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AfriGeneas Slave Research Forum

Re: Growth in Slave Population, 1810-1860

Have you considered the rate of increase for the total population?
How does that compare by race?
What about the death rate by specific population? What comparision?
This discussion citing Weld may be of interest to your research focus.

"After 1833 the demography of West Indian slavery largely disappeared from British politics because the emancipation of slaves throughout its empire made the question moot. In the United States, however, demographic issues that had previously played only a small role in abolitionist campaigns became increasingly important during the three decades preceeding the Civil War.

Population issues were used in a new way in 1832 when antislavery representatives in the Virginia legislature introduced a bill for the gradual emancipation of slaves that nearly won (the last time that any southern legislature entertained such a measure). But it was the publication of Theodore Weld's pamphlet American Slavery as It Is in 1839 that pushed population issues to the center of the antislavery struggle in America and also provided the crucial link that unified the moral and the economic indictments of slavery. 13

Since British abolitionists used the high rate of natural increase of U.S. slaves as the standard for measuring the harshness of West Indian slavery, it might appear that this issue provided little room for an attack on American slavery. Weld, however, articulated three lines of argument that converted the high rate of natural increase into evidence of the maltreatment of slaves. First, he attributed the high rate of natural increase to the deliberate practice of "slave breeding," by which hemeant the application of practices employed in animal husbandry in order to obtain the greatest number of slaves for sale on the market.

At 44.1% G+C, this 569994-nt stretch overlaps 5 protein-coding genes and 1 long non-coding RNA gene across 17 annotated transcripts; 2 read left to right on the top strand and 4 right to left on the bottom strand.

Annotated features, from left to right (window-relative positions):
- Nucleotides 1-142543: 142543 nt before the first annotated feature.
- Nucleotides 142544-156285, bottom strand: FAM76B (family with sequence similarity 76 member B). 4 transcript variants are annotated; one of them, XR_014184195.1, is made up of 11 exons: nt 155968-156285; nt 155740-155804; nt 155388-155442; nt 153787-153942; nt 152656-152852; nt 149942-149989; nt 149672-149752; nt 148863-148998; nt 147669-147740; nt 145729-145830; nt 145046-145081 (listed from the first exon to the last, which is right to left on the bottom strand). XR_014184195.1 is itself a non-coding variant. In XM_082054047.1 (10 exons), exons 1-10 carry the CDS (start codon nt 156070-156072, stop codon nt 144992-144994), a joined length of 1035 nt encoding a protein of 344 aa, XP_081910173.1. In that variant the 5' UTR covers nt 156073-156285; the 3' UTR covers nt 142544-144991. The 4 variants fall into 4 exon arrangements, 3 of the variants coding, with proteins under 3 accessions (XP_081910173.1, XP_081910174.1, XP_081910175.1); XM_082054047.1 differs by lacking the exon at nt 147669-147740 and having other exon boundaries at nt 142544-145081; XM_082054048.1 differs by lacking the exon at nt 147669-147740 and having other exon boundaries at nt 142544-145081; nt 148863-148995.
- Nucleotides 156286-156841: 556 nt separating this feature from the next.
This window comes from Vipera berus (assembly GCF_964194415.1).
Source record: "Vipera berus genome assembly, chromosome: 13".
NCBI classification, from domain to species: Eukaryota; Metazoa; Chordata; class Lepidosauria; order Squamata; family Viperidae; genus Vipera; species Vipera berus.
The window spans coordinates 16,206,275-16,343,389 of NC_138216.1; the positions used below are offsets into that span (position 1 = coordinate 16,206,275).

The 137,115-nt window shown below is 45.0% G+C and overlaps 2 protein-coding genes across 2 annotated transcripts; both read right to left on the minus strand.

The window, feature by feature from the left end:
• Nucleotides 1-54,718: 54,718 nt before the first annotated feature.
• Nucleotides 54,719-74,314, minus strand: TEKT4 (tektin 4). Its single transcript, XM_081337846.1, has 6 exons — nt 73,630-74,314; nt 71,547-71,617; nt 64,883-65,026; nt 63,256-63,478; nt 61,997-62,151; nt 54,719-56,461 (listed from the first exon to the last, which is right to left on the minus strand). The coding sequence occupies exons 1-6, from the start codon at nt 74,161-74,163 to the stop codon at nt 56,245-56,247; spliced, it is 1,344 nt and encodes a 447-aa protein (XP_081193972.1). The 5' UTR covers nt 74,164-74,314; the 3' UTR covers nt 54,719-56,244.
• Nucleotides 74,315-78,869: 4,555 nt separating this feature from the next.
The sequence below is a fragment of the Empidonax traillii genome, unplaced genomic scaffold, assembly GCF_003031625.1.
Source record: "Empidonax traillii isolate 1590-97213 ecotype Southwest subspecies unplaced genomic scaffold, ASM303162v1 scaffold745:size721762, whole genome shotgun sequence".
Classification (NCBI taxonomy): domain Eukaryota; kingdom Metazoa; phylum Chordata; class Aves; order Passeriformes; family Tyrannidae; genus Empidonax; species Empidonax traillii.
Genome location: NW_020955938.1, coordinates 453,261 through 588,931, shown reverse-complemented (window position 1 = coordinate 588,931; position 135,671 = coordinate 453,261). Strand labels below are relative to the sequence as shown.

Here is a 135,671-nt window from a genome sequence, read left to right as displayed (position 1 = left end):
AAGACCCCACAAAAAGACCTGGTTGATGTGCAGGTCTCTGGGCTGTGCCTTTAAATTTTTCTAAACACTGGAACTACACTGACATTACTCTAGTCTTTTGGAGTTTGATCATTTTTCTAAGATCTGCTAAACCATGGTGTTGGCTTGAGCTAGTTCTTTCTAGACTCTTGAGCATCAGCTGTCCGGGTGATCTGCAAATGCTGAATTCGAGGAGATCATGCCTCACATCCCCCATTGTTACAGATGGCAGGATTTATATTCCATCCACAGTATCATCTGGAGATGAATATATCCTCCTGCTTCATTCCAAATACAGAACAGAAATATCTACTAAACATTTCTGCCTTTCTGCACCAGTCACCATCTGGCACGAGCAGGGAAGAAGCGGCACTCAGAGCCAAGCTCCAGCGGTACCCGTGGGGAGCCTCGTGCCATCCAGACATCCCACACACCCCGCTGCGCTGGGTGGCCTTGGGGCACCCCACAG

He supported the charge by quoting Southerners and others who said that slaveowners "keep a stock for the purpose of rearing slaves" for sale; who said that just as "the owner of brood mares" had "a reasonable right" to "their product," so "the owner of female slaves" had a right "to their increase who said that for many planters, "the only profit their masters derive from them [slaves] is, repulsive as the idea may justly seem, in breeding them like other live-stock"; and who said that some masters "took pains to breed from" their "best stock—the whiter the progeny the higher they would sell for house servants."

Second, Weld argued that it was "absurd" to say that a high rate of natural increase constituted 'proof' that slaves were "well-clothed, wellhoused, abundantly fed, and very comfortable." He argued that "privations and inflictions," if carried far enough, as was the case in the West Indies and "in certain portions of the southern states," would cause natural decrease, but he also pointed out that the "Israelites multiplied with astonishing rapidity, under the task-masters and burdens of Egypt." Consequently, it was possible for U.S. slaves to "suffer much hardship and great cruelties without experiencing so great a derangement of the vital functions as to prevent childbearing."